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Adverse Childhood Experiences (ACEs) and Their Impact on Brain Development

Beth Hess - Friday, May 11, 2018

You might have heard talk lately about “ACEs” and wondered what it meant. ACEs is short for “Adverse Childhood Experiences.” Between 1995 and 1997, the Centers for Disease Control and Prevention along with Kaiser Permanente conducted a study about ACEs with more than 17,000 participants. In the study, they looked at ten identified “Adverse Childhood Experiences”

  • Physical abuse
  • Sexual abuse
  • Emotional abuse
  • Physical neglect
  • Emotional neglect
  • Intimate partner violence
  • Mother treated violently
  • Substance misuse within household
  • Household mental illness
  • Parental separation or divorce
  • Incarcerated household member

The study found that there was a strong correlation between the number of ACEs and high-risk behavior in adulthood, including smoking, alcohol and drug abuse, promiscuity and severe obesity. Especially significant was the link between the number of ACEs and physical health problems, such as heart disease, cancer, chronic lung disease, stroke, diabetes, and a shortened lifespan. Moreover, there was a significant correlation between a high number of ACEs and mental health problems, such as depression, anxiety, behavioral disorders and suicidality.

While not a new concept, there has been a lot of buzz about ACEs recently because of studies that have shown a strong link between the number of ACEs and brain development. MRI studies have shown that the higher an individual’s ACEs score, the less gray matter they have in key areas of the brain, including the prefrontal cortex (an area related to decision-making and self-regulatory skills) and the amygdala (the fear-processing center of the brain). Scientists have also found that when the developing brain is chronically stressed, as it is when one experiences a number of ACEs, the hippocampus (the area of the brain that processes emotion and memory, and manages stress) shrinks. So ACEs can impact brain development, which in turn impacts functions such as decision-making, self-regulation, fear-processing, memory and stress management. This understanding helps us to grasp the complexity of the effects of trauma.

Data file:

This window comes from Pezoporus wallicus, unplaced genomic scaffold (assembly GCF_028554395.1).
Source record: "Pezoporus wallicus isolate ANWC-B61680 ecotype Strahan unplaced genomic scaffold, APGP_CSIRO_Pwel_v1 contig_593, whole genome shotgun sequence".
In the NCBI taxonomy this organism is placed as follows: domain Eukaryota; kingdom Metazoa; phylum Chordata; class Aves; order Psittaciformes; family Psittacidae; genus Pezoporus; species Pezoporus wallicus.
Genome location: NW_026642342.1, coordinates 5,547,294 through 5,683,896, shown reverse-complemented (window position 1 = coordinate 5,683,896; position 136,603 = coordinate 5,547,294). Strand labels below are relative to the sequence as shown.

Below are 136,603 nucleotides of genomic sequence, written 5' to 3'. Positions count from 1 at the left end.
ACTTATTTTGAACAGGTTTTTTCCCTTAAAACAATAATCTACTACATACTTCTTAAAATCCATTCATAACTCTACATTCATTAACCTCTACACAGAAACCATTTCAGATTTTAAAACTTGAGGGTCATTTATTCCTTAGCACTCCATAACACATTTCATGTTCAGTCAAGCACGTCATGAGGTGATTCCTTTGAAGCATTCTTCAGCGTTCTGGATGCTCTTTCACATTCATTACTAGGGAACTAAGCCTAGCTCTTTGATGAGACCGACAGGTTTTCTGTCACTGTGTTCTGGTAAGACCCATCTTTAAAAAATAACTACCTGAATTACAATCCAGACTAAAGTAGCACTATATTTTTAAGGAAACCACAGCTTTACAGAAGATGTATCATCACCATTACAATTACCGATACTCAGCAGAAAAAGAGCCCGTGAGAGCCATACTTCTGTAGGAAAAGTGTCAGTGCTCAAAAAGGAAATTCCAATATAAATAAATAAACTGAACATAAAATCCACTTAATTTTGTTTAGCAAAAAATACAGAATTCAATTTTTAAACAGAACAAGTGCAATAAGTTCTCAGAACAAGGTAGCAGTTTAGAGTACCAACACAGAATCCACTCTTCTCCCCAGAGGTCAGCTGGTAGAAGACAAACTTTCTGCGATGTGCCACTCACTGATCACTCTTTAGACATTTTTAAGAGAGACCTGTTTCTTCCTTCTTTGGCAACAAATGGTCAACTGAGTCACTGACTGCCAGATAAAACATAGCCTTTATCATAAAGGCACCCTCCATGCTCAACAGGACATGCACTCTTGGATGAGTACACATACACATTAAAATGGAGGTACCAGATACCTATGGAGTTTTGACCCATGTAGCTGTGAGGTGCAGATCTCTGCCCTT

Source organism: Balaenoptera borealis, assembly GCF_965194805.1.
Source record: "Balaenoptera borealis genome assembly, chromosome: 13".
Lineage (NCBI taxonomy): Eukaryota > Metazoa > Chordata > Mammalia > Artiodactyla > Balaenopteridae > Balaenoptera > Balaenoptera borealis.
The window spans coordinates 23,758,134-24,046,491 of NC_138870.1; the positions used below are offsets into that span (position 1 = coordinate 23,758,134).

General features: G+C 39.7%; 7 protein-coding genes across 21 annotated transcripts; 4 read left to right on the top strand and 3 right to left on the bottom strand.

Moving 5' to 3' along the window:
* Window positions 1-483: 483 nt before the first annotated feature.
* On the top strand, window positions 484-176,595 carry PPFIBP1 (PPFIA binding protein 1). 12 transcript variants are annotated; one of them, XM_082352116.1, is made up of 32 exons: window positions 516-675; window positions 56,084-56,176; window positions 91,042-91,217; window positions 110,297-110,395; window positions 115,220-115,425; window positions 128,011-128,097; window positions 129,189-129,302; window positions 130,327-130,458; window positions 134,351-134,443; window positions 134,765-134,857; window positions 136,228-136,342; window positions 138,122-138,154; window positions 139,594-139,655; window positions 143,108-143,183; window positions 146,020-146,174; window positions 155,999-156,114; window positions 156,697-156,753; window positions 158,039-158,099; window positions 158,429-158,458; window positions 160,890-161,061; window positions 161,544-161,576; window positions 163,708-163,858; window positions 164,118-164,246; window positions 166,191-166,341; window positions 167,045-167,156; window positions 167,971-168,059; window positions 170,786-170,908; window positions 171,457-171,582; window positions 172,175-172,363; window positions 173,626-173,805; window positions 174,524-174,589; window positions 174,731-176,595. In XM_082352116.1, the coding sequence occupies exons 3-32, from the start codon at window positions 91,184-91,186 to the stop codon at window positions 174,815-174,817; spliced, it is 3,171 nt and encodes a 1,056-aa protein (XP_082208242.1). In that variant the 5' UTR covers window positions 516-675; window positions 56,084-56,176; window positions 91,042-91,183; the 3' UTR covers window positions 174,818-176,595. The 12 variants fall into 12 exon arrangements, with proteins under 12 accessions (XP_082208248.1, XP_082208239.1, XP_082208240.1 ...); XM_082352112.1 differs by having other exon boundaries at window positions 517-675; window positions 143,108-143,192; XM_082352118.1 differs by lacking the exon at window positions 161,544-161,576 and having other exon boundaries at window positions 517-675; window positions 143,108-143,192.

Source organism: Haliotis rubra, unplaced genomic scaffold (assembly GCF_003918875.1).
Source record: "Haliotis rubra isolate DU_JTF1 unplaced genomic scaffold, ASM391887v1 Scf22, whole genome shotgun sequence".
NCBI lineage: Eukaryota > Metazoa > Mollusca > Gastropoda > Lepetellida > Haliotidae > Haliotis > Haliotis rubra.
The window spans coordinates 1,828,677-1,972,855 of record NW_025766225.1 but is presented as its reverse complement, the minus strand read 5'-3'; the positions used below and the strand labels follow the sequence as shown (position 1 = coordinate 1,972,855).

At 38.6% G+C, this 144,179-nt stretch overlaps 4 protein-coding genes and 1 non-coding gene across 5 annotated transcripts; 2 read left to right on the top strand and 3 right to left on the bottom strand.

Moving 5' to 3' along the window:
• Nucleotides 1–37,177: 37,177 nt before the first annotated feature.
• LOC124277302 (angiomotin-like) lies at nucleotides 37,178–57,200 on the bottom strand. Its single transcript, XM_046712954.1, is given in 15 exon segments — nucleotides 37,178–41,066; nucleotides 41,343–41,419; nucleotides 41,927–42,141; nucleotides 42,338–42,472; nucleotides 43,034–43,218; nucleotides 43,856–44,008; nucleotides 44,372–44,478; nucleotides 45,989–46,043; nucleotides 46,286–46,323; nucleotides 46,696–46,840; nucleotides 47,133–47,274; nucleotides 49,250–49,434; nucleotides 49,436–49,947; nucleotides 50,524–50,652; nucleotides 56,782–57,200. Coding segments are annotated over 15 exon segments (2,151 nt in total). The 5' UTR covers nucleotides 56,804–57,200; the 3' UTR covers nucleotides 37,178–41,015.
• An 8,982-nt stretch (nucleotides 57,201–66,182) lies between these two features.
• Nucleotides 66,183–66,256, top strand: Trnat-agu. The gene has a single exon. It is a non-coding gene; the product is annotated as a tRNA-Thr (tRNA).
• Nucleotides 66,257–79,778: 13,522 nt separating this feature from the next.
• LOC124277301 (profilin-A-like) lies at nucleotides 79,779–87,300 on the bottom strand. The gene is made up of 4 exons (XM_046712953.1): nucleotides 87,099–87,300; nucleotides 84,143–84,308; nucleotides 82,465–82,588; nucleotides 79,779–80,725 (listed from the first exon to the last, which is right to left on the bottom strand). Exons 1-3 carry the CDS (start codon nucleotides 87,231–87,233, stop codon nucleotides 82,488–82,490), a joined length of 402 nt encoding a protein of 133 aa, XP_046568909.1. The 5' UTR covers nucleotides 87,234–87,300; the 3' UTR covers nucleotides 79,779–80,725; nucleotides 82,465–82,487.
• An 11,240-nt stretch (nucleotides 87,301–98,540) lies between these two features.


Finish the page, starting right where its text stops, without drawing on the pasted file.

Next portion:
It is important to note, however, that having a high number of ACEs does not mean a person will necessarily develop correlating physical and behavioral health problems. It simply means that they are at greater risk. Moreover, while ACEs can impact the development of the brain, the effect is not irreversible. Parts of the brain can grow and new pathways develop.

ACEs are counteracted by resiliency. Resilience means an individual’s ability to overcome adversity and continue their normal development. The single most important factor that influences a child’s resiliency is having the support of at least one stable and committed relationship with a parent, caregiver, or other adult. In addition, here are some suggestions from the American Psychological Association of things that caregivers can do to promote resiliency in children:

  • Teach your child how to make friends, and build a strong family network
  • If it is in alignment with your belief system, introduce your child to the concept of connecting with a higher power
  • Help your child by having them help others
  • Maintain a daily routine
  • Encourage play
  • Teach your child self-care, including eating properly, exercising and getting adequate rest
  • Teach your child to set reasonable goals
  • Nurture a positive self-view
  • Help your child to see that there is a future beyond the current situation and that the future can be good
  • Accept that change is part of living

Click here for the entire American Psychological Association tip sheet on promoting resiliency in children.

Just because a high ACEs score might lead to future behavioral, physical and mental health problems, this does not mean that the reverse is true. A person may experience phenomena such as substance use, heart disease and depression without having a high ACEs score. There are a host of factors, including genetic and biological, that influence a person’s development.

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